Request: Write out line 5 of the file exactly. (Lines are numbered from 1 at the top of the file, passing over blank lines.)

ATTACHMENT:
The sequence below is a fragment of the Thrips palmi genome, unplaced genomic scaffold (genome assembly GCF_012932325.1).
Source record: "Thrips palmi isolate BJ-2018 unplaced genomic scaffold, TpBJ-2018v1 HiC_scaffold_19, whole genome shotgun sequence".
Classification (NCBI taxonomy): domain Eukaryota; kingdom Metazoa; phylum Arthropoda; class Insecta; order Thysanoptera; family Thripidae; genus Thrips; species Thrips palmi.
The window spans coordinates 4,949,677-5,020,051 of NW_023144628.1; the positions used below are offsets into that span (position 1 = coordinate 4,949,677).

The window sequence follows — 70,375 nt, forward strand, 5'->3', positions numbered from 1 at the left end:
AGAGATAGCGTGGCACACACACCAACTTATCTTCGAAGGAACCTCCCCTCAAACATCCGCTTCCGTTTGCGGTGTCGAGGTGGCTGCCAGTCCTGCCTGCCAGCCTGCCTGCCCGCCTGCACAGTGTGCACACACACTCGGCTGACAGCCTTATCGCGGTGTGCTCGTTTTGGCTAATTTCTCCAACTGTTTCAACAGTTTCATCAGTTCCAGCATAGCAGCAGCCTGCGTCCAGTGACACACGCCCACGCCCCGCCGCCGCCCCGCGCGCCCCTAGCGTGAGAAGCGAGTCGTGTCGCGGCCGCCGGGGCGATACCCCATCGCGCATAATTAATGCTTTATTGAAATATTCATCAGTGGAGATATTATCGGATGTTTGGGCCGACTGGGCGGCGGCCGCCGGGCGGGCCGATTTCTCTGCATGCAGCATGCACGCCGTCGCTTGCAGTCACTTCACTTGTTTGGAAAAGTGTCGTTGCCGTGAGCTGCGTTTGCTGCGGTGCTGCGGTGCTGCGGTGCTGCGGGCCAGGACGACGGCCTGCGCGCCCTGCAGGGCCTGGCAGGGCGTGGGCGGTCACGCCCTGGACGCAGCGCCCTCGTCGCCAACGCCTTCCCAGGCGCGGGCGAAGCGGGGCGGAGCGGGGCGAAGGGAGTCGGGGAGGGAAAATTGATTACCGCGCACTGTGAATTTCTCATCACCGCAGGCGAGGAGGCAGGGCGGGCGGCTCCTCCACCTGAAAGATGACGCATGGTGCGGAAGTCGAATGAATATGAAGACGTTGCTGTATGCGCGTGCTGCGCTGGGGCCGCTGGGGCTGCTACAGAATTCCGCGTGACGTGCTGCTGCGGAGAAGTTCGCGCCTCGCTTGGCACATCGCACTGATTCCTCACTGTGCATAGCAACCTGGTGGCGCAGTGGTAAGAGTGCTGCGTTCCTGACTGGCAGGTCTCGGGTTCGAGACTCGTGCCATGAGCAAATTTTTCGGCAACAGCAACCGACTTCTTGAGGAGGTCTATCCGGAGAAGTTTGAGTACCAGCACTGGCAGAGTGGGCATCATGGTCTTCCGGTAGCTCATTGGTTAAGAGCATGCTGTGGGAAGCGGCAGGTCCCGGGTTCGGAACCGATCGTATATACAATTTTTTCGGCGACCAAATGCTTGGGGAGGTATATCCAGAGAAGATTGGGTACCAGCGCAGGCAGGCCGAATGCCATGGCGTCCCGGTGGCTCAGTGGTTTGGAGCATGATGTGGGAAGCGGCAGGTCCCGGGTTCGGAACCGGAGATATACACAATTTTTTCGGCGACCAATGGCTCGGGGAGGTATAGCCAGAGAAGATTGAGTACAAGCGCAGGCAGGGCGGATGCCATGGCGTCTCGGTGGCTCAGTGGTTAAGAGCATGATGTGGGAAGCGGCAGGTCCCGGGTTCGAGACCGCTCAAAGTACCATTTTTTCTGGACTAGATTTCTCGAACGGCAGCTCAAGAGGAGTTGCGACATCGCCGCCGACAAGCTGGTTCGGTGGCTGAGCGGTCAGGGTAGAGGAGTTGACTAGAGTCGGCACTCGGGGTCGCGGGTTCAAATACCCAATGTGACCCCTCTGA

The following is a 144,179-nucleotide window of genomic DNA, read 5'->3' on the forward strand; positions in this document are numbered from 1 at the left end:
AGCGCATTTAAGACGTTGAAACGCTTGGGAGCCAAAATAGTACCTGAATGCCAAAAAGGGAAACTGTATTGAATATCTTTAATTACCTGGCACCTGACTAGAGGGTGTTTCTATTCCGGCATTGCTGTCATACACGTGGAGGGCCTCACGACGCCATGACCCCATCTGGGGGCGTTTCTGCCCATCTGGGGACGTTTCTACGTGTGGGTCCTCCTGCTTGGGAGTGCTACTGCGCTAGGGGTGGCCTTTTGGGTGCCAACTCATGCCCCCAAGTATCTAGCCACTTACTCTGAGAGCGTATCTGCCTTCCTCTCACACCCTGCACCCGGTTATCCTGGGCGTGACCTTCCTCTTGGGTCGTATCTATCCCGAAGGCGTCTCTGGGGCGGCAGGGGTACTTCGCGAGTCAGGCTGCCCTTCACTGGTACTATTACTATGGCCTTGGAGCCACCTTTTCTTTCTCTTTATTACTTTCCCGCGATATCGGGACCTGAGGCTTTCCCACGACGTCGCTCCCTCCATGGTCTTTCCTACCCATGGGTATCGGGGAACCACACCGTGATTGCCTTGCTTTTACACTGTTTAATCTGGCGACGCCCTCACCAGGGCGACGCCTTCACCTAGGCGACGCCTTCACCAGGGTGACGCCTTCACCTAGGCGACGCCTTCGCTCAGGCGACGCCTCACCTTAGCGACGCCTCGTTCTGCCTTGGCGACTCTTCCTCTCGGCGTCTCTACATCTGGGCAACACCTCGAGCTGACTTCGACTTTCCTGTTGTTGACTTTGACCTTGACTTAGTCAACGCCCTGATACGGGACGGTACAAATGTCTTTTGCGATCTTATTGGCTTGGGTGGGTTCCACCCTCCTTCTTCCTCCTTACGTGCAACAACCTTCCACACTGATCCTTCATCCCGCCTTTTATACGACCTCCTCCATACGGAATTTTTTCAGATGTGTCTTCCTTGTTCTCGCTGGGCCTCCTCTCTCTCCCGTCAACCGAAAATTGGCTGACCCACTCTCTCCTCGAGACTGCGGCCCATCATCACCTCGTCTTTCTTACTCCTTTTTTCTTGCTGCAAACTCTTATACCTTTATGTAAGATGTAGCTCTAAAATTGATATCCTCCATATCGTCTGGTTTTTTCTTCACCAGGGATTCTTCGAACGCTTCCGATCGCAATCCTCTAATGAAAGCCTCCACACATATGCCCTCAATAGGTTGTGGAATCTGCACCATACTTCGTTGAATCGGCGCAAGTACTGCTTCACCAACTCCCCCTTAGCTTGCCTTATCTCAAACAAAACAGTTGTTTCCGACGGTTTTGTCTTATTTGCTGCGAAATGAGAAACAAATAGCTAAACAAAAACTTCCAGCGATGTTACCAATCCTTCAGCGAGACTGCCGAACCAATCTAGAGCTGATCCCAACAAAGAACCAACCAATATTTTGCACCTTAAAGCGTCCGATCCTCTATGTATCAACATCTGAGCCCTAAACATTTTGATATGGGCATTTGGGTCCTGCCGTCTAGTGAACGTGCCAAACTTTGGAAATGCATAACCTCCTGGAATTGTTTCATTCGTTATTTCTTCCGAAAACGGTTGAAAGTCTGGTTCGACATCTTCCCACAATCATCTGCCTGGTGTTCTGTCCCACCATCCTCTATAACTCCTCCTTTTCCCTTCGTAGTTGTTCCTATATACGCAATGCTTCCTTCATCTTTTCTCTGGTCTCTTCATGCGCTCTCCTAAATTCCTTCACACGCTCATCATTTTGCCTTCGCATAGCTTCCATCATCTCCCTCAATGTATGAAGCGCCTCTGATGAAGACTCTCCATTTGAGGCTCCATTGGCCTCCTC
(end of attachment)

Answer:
The window sequence follows — 70,375 nt, forward strand, 5'->3', positions numbered from 1 at the left end: